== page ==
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Letter: Correcting Misinformation

Do not assume that voting down the school budget guarantees your property taxes will be capped at 2 percent. New York State’s Tax levy “cap” calculation, which is based on a complex 8-step formula, will not, necessarily, keep local property taxes in check.

Legislator Wayne Wink, a Democrat from Roslyn, said it best when he said, “What people perceived as a tax cap that was going to limit their increase to 2 percent does anything but.” (http://newyork.cbslocal. com/2012/10/05/exclusive-shocking-school-tax-hikes-hit-nassau-county/) How can this be? Because, inclusive of the property tax rate and property tax levy, there are multiple factors that are used to determine a resident’s property tax bill.

First, tax bills are calculated by using a property’s assessed value, determined by Nassau County, as a share of the total assessed value of all property in a school district.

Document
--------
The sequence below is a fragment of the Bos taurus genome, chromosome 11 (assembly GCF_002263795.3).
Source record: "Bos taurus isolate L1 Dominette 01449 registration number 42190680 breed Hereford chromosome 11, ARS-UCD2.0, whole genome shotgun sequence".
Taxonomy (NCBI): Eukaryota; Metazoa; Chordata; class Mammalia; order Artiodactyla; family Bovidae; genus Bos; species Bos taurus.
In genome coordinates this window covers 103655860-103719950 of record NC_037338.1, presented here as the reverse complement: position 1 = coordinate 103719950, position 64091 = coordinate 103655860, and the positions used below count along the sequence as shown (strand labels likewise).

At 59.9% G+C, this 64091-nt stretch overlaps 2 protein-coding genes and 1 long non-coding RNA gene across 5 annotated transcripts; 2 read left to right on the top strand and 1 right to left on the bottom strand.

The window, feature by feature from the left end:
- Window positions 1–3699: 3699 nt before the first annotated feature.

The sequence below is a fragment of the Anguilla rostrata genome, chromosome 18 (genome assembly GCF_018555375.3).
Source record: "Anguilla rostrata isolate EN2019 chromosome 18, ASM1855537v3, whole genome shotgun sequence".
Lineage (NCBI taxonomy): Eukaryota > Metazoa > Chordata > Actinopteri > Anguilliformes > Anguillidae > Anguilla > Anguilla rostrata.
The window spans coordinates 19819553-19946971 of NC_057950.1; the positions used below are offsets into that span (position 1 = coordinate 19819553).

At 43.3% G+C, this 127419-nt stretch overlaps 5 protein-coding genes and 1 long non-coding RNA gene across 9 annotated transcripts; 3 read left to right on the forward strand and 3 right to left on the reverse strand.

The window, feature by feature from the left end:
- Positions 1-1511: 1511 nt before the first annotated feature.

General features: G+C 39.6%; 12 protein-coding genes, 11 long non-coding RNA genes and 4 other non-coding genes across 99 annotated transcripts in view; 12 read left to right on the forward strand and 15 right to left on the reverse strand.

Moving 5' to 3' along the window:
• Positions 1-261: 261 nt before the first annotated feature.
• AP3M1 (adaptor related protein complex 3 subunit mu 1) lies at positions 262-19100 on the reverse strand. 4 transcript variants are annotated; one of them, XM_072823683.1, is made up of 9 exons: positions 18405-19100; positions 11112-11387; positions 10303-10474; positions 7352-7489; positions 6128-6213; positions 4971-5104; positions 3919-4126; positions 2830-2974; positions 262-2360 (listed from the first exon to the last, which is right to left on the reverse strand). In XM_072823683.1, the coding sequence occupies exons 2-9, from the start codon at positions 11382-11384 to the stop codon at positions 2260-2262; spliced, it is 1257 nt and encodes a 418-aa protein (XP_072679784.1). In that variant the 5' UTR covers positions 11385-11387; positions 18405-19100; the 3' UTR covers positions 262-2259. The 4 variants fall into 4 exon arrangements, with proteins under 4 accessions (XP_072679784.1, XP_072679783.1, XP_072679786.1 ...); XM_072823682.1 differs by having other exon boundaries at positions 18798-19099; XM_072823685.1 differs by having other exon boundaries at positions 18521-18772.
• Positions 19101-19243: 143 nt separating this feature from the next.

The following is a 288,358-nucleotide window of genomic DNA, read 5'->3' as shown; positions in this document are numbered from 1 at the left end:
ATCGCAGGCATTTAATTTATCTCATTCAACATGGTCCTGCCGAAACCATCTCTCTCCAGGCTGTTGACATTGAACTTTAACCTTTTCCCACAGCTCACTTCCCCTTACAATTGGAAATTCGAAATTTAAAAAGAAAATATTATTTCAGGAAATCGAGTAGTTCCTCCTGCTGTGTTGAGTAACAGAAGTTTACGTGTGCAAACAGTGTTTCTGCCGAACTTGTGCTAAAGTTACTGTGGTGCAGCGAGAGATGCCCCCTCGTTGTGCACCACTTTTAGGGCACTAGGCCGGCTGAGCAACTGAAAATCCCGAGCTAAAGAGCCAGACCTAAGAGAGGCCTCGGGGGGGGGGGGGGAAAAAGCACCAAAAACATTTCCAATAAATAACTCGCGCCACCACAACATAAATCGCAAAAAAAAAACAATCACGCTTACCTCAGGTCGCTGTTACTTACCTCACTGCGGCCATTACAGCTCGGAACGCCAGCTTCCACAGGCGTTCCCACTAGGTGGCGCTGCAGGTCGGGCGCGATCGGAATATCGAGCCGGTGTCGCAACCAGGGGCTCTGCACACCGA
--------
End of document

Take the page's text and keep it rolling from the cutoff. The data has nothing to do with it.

Second, the state uses equalization rates designed to more evenly distribute the tax burden within the district. Therefore, a property owner who successfully appeals their annual assessment merely shifts the burden to those who do not grieve their taxes. Consequently, while some property taxpayers may see lower bills, others are seeing bills going in the other direction. The difference has to be made up by someone.

The effectiveness of the tax cap is further undermined by the fact that residential property owners are picking up a larger share of the tax levy pie because more commercial property owners are successfully challenging their assessments, too: “Successful commercial tax challenges have shifted more of the property tax burden onto single family homeowners.” (Newsday, March 16, 2013)

So, a “No” vote does NOT guarantee that your tax bill will not increase. However, a “No” vote will guarantee a change in the delivery of educational excellence and the reputation of the Manhasset Public School District.

Elise Kline